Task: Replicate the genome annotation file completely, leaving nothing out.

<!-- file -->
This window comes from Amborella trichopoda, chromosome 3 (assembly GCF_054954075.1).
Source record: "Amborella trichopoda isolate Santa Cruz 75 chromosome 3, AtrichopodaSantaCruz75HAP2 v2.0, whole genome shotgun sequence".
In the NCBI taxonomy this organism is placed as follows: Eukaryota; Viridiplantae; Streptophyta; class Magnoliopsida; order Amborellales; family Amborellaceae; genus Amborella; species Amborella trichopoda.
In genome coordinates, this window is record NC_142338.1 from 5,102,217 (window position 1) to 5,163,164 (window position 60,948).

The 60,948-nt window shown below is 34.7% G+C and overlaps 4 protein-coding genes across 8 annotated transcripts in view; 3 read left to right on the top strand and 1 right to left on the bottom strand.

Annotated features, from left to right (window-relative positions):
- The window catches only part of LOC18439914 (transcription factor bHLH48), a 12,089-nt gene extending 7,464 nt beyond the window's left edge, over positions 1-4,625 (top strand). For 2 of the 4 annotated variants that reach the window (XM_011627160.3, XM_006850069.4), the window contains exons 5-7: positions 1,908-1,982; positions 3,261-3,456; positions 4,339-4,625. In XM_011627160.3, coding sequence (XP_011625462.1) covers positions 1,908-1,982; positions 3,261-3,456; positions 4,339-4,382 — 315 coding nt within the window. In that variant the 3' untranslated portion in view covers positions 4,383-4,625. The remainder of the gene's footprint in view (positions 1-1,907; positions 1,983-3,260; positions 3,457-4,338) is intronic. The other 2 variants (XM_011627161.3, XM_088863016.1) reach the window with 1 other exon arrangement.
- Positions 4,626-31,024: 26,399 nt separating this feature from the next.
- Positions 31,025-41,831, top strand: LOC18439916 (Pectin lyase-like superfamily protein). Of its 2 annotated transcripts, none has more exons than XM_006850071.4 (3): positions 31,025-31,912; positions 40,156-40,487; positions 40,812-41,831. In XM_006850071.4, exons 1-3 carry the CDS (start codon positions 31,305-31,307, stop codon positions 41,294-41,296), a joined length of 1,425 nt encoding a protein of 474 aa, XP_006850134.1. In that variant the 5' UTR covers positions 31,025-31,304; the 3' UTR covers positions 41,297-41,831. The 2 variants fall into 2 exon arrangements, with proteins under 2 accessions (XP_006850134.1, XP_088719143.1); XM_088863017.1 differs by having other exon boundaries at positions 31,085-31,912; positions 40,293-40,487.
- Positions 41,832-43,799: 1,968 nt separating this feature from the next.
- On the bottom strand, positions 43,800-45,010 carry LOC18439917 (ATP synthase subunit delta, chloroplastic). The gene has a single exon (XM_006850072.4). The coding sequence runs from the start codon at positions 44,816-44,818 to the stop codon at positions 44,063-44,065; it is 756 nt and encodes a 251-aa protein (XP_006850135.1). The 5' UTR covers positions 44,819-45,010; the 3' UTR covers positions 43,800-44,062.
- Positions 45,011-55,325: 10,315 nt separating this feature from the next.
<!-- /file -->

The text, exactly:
This window comes from Amborella trichopoda, chromosome 3 (assembly GCF_054954075.1).
Source record: "Amborella trichopoda isolate Santa Cruz 75 chromosome 3, AtrichopodaSantaCruz75HAP2 v2.0, whole genome shotgun sequence".
In the NCBI taxonomy this organism is placed as follows: Eukaryota; Viridiplantae; Streptophyta; class Magnoliopsida; order Amborellales; family Amborellaceae; genus Amborella; species Amborella trichopoda.
In genome coordinates, this window is record NC_142338.1 from 5,102,217 (window position 1) to 5,163,164 (window position 60,948).

The 60,948-nt window shown below is 34.7% G+C and overlaps 4 protein-coding genes across 8 annotated transcripts in view; 3 read left to right on the top strand and 1 right to left on the bottom strand.

Annotated features, from left to right (window-relative positions):
- The window catches only part of LOC18439914 (transcription factor bHLH48), a 12,089-nt gene extending 7,464 nt beyond the window's left edge, over positions 1-4,625 (top strand). For 2 of the 4 annotated variants that reach the window (XM_011627160.3, XM_006850069.4), the window contains exons 5-7: positions 1,908-1,982; positions 3,261-3,456; positions 4,339-4,625. In XM_011627160.3, coding sequence (XP_011625462.1) covers positions 1,908-1,982; positions 3,261-3,456; positions 4,339-4,382 — 315 coding nt within the window. In that variant the 3' untranslated portion in view covers positions 4,383-4,625. The remainder of the gene's footprint in view (positions 1-1,907; positions 1,983-3,260; positions 3,457-4,338) is intronic. The other 2 variants (XM_011627161.3, XM_088863016.1) reach the window with 1 other exon arrangement.
- Positions 4,626-31,024: 26,399 nt separating this feature from the next.
- Positions 31,025-41,831, top strand: LOC18439916 (Pectin lyase-like superfamily protein). Of its 2 annotated transcripts, none has more exons than XM_006850071.4 (3): positions 31,025-31,912; positions 40,156-40,487; positions 40,812-41,831. In XM_006850071.4, exons 1-3 carry the CDS (start codon positions 31,305-31,307, stop codon positions 41,294-41,296), a joined length of 1,425 nt encoding a protein of 474 aa, XP_006850134.1. In that variant the 5' UTR covers positions 31,025-31,304; the 3' UTR covers positions 41,297-41,831. The 2 variants fall into 2 exon arrangements, with proteins under 2 accessions (XP_006850134.1, XP_088719143.1); XM_088863017.1 differs by having other exon boundaries at positions 31,085-31,912; positions 40,293-40,487.
- Positions 41,832-43,799: 1,968 nt separating this feature from the next.
- On the bottom strand, positions 43,800-45,010 carry LOC18439917 (ATP synthase subunit delta, chloroplastic). The gene has a single exon (XM_006850072.4). The coding sequence runs from the start codon at positions 44,816-44,818 to the stop codon at positions 44,063-44,065; it is 756 nt and encodes a 251-aa protein (XP_006850135.1). The 5' UTR covers positions 44,819-45,010; the 3' UTR covers positions 43,800-44,062.
- Positions 45,011-55,325: 10,315 nt separating this feature from the next.